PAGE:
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Thinking of approaches to revision can be tricky once you've exhausted the mind maps, flash cards, posters, quizzes and so on. Why not use film to breathe a bit of fresh air into your revision sessions?
Here are some top tips on using film to aid revision:
Show an English language film clip and ask classes to write their own subtitles in the relevant language.
When interpreting data is an exam requirement, try exploring the week's Box Office statistics.
Use cinema timings and film run-times to produce mental arithmetic questions.
Use film reviews to revise adapting language style and purpose.
Use historical film stills like a source or to review knowledge about a particular time period. Across the curriculum, invite students to record what they've learned and play it back later.
Why not use recent film marketing to explore ideas around marketing and audiences?
Using film adaptations of classic literature is where I've used film the most. Let's look at a few examples in a bit more depth:
The American text Of Mice and Men, by John Steinbeck, is still on some GCSE English Literature specifications. In the 1992 film adaptation, director Gary Sinise uses the language of film and mise-en-scène to communicate ideas about themes, character and plot in much the same way as Steinbeck uses the written word. (Mise-en-scène refers to everything that appears in front of the camera and their arrangement, including props, characters, lighting, costume and setting).
Read the extract from the novel in which the boss' son Curley is attacking the vulnerable Lennie, and the seemingly defenceless Lennie is looking to his closest friend (George) for help. Then watch the film clip of the same scene. Return to the extract and highlight positive words in one colour, negative words in another. Then ask students to storyboard the scene with the addition of key quotations at the bottom of each frame. For more of a challenge ask students to explain their decisions and link them to themes.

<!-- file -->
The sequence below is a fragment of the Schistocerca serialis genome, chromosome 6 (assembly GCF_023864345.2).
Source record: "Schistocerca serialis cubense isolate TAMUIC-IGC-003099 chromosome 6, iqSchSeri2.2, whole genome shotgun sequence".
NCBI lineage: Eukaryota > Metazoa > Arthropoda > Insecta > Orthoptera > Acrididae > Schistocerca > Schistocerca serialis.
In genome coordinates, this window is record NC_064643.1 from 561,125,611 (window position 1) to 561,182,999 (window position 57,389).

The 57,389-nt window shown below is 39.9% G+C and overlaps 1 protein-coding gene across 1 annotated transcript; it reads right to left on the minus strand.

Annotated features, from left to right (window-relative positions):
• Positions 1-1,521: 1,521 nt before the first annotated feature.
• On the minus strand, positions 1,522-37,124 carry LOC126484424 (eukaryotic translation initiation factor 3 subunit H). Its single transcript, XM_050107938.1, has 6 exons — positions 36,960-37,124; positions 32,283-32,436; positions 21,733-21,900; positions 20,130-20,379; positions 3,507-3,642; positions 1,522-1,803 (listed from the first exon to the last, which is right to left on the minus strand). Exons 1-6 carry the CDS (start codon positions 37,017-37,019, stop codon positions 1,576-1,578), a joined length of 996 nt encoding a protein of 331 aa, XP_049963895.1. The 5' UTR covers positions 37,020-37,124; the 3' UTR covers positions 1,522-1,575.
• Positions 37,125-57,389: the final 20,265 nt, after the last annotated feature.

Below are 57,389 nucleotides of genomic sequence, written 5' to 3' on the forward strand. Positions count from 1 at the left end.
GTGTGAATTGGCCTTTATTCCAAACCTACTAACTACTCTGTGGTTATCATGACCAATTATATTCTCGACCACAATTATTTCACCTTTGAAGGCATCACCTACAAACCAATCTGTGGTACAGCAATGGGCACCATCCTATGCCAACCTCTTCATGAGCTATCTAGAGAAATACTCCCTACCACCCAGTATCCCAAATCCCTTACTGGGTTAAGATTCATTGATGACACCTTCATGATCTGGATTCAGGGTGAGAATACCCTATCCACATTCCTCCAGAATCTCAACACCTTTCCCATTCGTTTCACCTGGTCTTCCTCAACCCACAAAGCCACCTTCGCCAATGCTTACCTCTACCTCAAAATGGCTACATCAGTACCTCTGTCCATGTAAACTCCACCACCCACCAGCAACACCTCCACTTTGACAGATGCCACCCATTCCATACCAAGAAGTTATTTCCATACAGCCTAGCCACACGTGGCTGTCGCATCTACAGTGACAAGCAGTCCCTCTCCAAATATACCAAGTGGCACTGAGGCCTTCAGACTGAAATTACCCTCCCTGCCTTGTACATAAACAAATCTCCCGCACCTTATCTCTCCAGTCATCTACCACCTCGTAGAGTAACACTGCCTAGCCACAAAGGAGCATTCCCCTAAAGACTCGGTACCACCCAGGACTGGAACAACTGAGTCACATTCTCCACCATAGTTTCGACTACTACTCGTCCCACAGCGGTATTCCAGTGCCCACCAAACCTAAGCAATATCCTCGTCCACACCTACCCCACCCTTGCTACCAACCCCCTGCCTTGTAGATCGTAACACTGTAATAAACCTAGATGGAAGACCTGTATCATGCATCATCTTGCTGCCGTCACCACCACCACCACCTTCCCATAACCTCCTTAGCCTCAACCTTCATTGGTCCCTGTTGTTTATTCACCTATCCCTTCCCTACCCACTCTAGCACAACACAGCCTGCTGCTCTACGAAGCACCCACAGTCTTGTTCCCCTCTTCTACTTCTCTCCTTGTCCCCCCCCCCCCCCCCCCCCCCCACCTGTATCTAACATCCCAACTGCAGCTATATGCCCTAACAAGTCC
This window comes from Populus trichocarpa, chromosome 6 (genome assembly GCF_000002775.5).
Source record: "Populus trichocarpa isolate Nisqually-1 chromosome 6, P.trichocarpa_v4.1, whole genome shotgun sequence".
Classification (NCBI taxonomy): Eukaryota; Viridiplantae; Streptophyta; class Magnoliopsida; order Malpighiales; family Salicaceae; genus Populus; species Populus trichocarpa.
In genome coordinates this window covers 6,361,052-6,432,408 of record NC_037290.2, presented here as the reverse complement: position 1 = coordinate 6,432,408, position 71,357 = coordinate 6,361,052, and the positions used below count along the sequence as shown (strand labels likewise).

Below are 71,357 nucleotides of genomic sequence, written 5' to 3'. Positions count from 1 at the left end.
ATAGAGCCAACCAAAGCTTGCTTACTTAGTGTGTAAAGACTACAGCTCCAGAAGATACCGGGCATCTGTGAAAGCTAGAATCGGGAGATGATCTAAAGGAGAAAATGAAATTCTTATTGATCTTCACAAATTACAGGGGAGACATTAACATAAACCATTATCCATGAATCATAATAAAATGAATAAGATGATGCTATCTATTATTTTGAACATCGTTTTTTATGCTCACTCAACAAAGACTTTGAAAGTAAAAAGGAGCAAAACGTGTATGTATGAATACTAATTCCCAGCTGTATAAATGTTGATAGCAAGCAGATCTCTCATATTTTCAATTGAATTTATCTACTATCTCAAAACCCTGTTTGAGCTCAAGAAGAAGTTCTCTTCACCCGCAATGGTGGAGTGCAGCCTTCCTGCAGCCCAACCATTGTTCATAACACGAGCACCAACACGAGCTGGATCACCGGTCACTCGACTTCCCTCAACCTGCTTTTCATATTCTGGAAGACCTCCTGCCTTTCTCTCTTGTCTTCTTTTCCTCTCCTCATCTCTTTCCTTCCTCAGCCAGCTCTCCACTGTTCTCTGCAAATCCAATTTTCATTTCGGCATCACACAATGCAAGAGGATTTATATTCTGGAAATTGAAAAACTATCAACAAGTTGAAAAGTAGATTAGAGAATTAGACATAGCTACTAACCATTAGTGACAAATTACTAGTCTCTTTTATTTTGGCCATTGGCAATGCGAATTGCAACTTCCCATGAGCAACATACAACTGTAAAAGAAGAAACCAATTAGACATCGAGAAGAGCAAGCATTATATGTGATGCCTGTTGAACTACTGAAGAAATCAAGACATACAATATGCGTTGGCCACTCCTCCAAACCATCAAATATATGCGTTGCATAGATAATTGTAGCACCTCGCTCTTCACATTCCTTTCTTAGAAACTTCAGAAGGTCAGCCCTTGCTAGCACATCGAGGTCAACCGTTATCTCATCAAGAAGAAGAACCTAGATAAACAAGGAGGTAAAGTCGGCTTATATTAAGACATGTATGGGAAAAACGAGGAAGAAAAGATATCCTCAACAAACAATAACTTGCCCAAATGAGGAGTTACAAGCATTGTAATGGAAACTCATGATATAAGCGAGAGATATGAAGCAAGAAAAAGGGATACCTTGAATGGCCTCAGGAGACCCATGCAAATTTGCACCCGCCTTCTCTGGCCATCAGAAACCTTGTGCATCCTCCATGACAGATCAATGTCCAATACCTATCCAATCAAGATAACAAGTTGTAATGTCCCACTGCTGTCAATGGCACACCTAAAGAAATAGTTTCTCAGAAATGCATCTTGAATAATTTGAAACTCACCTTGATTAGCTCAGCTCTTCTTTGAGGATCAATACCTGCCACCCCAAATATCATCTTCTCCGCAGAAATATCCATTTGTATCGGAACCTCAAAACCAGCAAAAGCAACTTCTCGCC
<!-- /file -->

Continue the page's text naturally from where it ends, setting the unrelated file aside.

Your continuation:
As an additional activity, print out stills from the film and ask students to match them into pairs, linking their choices to characters, themes or events.
Another set text is A Taste of Honey. This is great for Literature and also good for History. The film adaptation of Shelagh Delaney's play could be used in a similar way to Of Mice and Men, using stills from the film to revise themes such as inequality, discrimination, class and life in Manchester in the 1950s/early ‘60s.
William Golding's Lord of the Flies was first adapted to film by Peter Brook in 1963. Brook's use of space and mise-en-scène is wonderfully precise, so using this film as a way into revising key quotations and themes in the novel - such as power, elitism, class, nature vs nurture, religion and the innate evil within man - is easy. The opening montage juxtaposes a quaint, civilised Britain with images of war. [Note: Into Film do not have the rights to provide this particular version of Lord of the Flies, but you can order the 1989 version of Lord of the Flies from us here.] In revision classes, you could use this montage to prompt a quotation-finding activity by printing or displaying stills from the montage, and challenging students to find as many key quotations to match to the image - and then reversing the process. Imposing a time constraint makes it more challenging.
Hopefully this has given you a few ideas for using film for revision and in your everyday classes, and you'll find doing so as rewarding as I do!
We cannot guarantee that all films discussed in this article are covered by the PVSL and are part of our catalogue, but where possible we aim to ensure that this is the case.
A resource exploring Dickens' A Christmas Carol on film
English teacher Kate Rooney discusses the benefits of the Teach First programme and explains how and why she introduced film into her teaching practises.
Reading time 4 mins
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